The Onyx Boox Note Air2 Plus is much more than the standard e-readers currently on the market. Much like the reMarkable tablet, or the Supernote, the Note Air2 Plus combines the world of e-readers with the ability to use a stylus to take notes, draw, or just download new apps to expand the potential of the tablet. Pricer than standard e-reader, it delivers great value for people that want to do more with their e-ink tablet than just consume books.
I am no stranger to these sorts of tablets, having reviewed a few in the past, but something stood out about the Onyx Boox Note Air2 Plus after I unboxed the device. Onyx Boox have managed to make a tablet that looks fantastic, feels great in the hand, and the stylus feels a step above many low-end offerings currently on the market.
Out of the box, I was immediately impressed with the build quality on offer. The Onyx Boox Note Air2 Plus looks great with its dark green colour, but even more, it just feels well crafted, and built to be lugged around and used. The tablet is similar in look to many e-reader tablets on the market, beyond the fact it has a slightly thicker bezel that makes it easier to hold. This was something I was pleased to see, since many current e-readers can feel cramped, leaving no space for your hands to grip the device without putting your hands on the screen.
The Note Air2 Plus is also a bit heavier than many e-readers, clocking in at around 445 grams, with some solid craftsmanship put into the build of the device. The body makes it feel it can take a fair amount of abuse without needing to worry, with the Carta glass screen working well to resist fingerprints, scratches and other damage that could get in the way of using the tablet.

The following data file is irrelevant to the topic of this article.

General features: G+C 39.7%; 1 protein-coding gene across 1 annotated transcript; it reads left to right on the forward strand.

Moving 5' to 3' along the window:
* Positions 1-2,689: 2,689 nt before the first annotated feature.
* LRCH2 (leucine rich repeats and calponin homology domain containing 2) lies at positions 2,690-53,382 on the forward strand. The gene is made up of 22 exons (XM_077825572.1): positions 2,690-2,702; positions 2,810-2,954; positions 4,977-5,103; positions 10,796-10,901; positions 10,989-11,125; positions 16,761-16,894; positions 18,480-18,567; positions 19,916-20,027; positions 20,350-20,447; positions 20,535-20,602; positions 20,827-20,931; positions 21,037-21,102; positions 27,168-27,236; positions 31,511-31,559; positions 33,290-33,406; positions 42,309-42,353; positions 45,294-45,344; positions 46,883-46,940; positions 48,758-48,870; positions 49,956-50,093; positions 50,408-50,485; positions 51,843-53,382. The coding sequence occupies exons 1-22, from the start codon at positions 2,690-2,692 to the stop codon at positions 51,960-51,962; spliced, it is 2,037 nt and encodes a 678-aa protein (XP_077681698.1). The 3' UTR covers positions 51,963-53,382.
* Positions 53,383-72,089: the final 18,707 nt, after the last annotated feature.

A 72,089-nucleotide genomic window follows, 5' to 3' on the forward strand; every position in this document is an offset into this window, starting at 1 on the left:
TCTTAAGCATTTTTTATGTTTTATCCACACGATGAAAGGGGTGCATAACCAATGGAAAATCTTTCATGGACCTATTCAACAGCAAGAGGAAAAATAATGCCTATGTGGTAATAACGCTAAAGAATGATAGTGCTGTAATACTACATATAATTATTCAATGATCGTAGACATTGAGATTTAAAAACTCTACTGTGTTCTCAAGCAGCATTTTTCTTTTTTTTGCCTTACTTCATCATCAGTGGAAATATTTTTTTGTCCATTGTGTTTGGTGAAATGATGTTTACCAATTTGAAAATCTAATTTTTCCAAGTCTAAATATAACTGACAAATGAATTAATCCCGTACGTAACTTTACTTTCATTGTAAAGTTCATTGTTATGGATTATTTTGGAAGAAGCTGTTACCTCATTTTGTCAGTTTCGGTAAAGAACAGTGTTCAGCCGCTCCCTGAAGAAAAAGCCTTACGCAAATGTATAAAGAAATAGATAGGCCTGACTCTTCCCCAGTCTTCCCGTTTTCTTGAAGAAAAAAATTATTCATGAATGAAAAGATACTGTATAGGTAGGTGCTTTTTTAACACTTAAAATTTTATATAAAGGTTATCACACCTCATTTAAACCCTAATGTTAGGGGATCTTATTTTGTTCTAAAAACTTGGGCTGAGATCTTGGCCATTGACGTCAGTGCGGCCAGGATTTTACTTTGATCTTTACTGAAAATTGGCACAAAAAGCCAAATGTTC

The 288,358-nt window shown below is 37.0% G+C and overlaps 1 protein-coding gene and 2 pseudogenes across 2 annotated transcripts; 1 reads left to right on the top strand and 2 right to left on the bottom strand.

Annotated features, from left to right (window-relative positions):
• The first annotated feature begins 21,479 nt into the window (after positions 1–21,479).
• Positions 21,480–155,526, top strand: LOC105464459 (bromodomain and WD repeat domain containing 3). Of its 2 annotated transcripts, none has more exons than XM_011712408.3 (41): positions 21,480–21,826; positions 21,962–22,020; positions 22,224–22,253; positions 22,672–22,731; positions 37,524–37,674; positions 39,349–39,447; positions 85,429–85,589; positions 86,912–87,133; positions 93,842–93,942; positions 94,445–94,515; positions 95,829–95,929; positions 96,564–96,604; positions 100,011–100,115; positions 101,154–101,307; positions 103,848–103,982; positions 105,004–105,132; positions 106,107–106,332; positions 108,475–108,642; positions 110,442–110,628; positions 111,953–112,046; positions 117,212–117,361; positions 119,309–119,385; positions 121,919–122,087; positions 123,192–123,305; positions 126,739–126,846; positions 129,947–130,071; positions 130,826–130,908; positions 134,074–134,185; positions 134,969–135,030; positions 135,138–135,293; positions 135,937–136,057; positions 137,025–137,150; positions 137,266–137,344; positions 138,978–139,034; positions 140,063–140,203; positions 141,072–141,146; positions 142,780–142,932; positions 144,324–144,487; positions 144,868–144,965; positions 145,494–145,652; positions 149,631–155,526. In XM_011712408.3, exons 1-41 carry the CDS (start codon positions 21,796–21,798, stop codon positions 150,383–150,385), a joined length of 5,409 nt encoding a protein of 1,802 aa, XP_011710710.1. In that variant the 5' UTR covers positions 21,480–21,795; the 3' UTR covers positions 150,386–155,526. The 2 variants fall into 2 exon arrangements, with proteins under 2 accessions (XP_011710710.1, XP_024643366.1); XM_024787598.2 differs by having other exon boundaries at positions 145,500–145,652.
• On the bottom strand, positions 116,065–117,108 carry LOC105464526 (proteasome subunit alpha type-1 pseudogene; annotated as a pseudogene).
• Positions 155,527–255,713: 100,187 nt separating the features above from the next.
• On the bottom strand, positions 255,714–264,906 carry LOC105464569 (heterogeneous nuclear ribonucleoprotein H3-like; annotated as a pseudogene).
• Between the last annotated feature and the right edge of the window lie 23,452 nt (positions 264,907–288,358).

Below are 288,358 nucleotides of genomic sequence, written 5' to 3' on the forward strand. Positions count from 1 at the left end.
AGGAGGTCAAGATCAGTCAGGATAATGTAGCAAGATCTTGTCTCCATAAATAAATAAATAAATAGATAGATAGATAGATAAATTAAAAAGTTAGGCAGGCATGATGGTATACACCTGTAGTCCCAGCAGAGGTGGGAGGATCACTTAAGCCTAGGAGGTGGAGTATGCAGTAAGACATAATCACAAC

“The Onyx Boox Note Air2 Plus looks great with its dark green colour, but even more, it just feels well crafted, and built to be lugged around and used.”
The Note Air2 Plus features a single USB-C port on the side of the device, just above the power button. There is no volume button on the tablet, although you can adjust the sound from within the settings on the device. Then again, this is a tablet that is focused on reading and writing, so there is little reason to try video playback, especially with the e-ink display. The tablet even has the ability to stick the stylus to the side thanks to a magnetic section of the tablet, keeping it where I need it when not in use.
Speaking of display, the e-ink screen is the main selling point for the Note Air2 Plus. The tablet features a 1404 x 1872 resolution and 227 DPI screen that is crisp and clear, ready for any form of written media you want to enjoy. Unlike many OLED or LCD screens, the e-ink screen is great for low-light reading, and in all my time with the tablet, I never found it hard on the eyes, or caused any noticeable eye strain beyond what you would expect from reading.
Since the Onyx Boox Note Air2 Plus does allow for full Android app downloads, you will quickly find the limitations of the e-ink screen. While there are adjustments for how fast the screen refreshes, giving it the option of Normal Mode, Speed Mode, A2 Mode, or X Mode, even on the fastest setting, it would be painful to use most standard apps. I tested Twitter while using the Note Air2 Plus and while it worked, any rich media felt very limited on the monochrome screen.
If you are looking to do more with rich media or video, there are plenty of options that would deliver a much more rewarding experience, but for people that want an e-reader that goes above and beyond, this is where things get interesting.
“Since the Onyx Boox Note Air2 Plus does allow for full Android app downloads, you will quickly find the limitations of the e-ink screen.”
There are adjustments for how the screen looks, although there is no LED backlight in the tablet. With the adjustments, you can set the screen to fit your needs and be as comfortable as possible. It also allows adjustment between a yellow toned screen and a cooler toned one, to best fit your current lighting conditions. While I liked the option, I found I stuck with a more yellow tint almost the entire time with the Note Air2 Plus.